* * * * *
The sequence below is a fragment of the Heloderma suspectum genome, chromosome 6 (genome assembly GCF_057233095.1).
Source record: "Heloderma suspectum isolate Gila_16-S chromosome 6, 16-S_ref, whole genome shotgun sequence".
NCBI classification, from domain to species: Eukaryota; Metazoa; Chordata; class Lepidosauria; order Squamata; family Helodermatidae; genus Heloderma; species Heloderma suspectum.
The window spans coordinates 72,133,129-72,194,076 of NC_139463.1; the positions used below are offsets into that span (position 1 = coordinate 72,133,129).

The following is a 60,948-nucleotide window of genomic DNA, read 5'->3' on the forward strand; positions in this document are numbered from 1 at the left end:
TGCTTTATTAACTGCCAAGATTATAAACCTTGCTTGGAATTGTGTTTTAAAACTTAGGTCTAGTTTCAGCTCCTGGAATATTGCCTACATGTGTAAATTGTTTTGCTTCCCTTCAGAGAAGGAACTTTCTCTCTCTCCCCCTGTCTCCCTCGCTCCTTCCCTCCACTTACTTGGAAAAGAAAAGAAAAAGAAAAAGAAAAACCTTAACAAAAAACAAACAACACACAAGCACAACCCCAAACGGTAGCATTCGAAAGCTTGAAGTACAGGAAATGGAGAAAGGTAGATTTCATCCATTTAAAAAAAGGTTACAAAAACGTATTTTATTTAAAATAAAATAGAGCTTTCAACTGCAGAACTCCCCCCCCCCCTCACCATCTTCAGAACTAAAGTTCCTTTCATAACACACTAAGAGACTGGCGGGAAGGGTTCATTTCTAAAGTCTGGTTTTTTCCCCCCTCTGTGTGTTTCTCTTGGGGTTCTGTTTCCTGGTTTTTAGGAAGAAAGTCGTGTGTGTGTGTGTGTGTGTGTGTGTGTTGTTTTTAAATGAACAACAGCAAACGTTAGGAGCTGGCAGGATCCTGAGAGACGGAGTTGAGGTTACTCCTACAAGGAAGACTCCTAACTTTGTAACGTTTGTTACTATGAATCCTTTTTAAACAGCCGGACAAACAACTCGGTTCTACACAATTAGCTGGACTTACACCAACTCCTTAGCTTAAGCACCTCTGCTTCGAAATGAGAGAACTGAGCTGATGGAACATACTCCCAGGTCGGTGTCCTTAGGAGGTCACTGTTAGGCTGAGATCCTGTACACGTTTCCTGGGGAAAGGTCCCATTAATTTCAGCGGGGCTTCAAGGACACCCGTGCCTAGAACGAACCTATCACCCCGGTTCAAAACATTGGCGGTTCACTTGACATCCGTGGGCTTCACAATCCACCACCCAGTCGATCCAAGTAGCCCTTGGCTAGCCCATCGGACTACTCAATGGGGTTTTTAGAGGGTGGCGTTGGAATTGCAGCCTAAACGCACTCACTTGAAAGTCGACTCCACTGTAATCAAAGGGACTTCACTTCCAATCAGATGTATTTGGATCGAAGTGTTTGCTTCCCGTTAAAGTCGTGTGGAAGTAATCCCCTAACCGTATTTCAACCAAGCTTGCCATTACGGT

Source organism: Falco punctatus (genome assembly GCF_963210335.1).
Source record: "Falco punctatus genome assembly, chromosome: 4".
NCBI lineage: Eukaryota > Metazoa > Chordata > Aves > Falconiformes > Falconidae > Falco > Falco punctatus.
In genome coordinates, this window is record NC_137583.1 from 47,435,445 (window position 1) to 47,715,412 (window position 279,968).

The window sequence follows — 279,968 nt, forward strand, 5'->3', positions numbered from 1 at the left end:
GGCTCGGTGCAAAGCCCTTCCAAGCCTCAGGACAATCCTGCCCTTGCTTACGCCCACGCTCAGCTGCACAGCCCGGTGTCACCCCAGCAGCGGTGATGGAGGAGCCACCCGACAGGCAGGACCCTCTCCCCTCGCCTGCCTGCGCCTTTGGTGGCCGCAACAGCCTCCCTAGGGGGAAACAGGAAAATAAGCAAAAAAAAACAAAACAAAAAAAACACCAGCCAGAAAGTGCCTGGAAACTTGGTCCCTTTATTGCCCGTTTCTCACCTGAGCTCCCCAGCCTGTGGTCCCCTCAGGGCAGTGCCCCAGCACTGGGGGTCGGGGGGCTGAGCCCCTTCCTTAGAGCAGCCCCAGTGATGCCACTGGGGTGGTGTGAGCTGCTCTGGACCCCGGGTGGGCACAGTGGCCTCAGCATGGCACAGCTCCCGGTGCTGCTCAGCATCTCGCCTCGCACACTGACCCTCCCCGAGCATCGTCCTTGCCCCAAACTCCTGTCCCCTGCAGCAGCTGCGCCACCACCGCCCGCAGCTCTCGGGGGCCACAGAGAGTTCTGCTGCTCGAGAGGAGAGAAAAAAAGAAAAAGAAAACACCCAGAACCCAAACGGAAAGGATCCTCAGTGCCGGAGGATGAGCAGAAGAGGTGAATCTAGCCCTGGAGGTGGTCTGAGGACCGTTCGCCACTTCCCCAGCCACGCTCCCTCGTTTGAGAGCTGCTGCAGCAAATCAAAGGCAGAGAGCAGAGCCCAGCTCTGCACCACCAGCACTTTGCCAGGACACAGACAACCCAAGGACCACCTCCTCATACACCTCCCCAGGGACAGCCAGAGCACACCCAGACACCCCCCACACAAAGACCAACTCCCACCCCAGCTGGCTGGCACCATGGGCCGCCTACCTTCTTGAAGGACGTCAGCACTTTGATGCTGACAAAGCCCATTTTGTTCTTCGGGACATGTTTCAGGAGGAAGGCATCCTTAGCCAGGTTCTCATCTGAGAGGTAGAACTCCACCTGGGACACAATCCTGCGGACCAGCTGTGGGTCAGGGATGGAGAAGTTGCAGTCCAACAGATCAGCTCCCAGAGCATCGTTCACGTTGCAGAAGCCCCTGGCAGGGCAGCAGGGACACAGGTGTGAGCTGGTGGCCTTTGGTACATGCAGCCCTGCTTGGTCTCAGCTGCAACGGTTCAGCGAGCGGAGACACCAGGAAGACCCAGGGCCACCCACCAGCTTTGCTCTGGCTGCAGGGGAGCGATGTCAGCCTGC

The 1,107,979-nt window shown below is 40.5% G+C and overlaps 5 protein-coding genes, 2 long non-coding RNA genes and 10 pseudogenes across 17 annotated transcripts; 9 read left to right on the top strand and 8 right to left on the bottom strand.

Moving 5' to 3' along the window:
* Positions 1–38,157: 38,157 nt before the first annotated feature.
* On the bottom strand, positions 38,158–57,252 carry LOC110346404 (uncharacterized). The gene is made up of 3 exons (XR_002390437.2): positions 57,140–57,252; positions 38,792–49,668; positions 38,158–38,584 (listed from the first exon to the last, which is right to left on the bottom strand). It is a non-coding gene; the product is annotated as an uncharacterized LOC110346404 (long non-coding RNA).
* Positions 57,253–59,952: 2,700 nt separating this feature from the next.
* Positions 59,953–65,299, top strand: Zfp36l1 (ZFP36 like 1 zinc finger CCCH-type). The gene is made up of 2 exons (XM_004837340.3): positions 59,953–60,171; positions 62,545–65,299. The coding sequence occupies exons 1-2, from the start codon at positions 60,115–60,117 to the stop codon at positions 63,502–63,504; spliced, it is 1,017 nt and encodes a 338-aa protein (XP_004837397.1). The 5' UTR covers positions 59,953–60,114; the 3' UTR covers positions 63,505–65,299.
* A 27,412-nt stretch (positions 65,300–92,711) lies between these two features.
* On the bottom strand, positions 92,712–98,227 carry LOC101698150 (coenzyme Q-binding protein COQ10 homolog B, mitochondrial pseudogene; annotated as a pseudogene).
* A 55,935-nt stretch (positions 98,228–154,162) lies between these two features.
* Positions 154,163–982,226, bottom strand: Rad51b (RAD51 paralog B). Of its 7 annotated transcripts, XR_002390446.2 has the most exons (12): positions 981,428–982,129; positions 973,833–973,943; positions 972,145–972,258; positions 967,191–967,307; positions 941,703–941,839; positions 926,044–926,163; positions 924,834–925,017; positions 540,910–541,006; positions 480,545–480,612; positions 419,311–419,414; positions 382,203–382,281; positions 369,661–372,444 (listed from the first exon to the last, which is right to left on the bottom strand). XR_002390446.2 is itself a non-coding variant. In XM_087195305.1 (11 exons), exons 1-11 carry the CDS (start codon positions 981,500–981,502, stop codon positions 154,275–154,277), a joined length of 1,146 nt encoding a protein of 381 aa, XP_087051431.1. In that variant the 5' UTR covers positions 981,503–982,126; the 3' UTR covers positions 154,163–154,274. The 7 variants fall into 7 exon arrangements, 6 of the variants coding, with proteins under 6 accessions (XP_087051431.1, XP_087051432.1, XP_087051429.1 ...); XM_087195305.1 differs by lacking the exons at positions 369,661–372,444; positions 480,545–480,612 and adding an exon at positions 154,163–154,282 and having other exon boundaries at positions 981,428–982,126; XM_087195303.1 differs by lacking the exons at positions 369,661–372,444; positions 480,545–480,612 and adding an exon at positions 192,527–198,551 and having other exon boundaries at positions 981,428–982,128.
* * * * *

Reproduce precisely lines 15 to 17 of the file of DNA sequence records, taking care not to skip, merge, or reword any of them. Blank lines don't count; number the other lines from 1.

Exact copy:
* Positions 1–38,157: 38,157 nt before the first annotated feature.
* On the bottom strand, positions 38,158–57,252 carry LOC110346404 (uncharacterized). The gene is made up of 3 exons (XR_002390437.2): positions 57,140–57,252; positions 38,792–49,668; positions 38,158–38,584 (listed from the first exon to the last, which is right to left on the bottom strand). It is a non-coding gene; the product is annotated as an uncharacterized LOC110346404 (long non-coding RNA).
* Positions 57,253–59,952: 2,700 nt separating this feature from the next.